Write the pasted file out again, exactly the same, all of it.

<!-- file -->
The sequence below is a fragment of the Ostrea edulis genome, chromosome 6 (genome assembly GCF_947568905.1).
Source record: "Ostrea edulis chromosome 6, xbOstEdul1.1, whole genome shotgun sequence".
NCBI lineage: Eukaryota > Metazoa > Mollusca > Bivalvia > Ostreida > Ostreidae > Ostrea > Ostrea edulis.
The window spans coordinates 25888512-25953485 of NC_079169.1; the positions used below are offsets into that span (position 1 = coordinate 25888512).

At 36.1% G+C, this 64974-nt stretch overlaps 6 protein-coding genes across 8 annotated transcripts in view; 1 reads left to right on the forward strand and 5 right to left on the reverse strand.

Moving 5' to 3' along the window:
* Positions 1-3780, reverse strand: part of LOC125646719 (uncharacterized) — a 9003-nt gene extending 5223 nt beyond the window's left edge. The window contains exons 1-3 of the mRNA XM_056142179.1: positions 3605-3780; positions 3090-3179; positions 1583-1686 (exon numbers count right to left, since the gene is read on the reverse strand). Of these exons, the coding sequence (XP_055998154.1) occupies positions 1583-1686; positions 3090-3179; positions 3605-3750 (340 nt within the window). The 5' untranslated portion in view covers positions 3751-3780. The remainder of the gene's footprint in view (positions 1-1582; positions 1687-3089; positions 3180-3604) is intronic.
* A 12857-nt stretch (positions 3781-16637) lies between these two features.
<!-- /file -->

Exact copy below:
The sequence below is a fragment of the Ostrea edulis genome, chromosome 6 (genome assembly GCF_947568905.1).
Source record: "Ostrea edulis chromosome 6, xbOstEdul1.1, whole genome shotgun sequence".
NCBI lineage: Eukaryota > Metazoa > Mollusca > Bivalvia > Ostreida > Ostreidae > Ostrea > Ostrea edulis.
The window spans coordinates 25888512-25953485 of NC_079169.1; the positions used below are offsets into that span (position 1 = coordinate 25888512).

At 36.1% G+C, this 64974-nt stretch overlaps 6 protein-coding genes across 8 annotated transcripts in view; 1 reads left to right on the forward strand and 5 right to left on the reverse strand.

Moving 5' to 3' along the window:
* Positions 1-3780, reverse strand: part of LOC125646719 (uncharacterized) — a 9003-nt gene extending 5223 nt beyond the window's left edge. The window contains exons 1-3 of the mRNA XM_056142179.1: positions 3605-3780; positions 3090-3179; positions 1583-1686 (exon numbers count right to left, since the gene is read on the reverse strand). Of these exons, the coding sequence (XP_055998154.1) occupies positions 1583-1686; positions 3090-3179; positions 3605-3750 (340 nt within the window). The 5' untranslated portion in view covers positions 3751-3780. The remainder of the gene's footprint in view (positions 1-1582; positions 1687-3089; positions 3180-3604) is intronic.
* A 12857-nt stretch (positions 3781-16637) lies between these two features.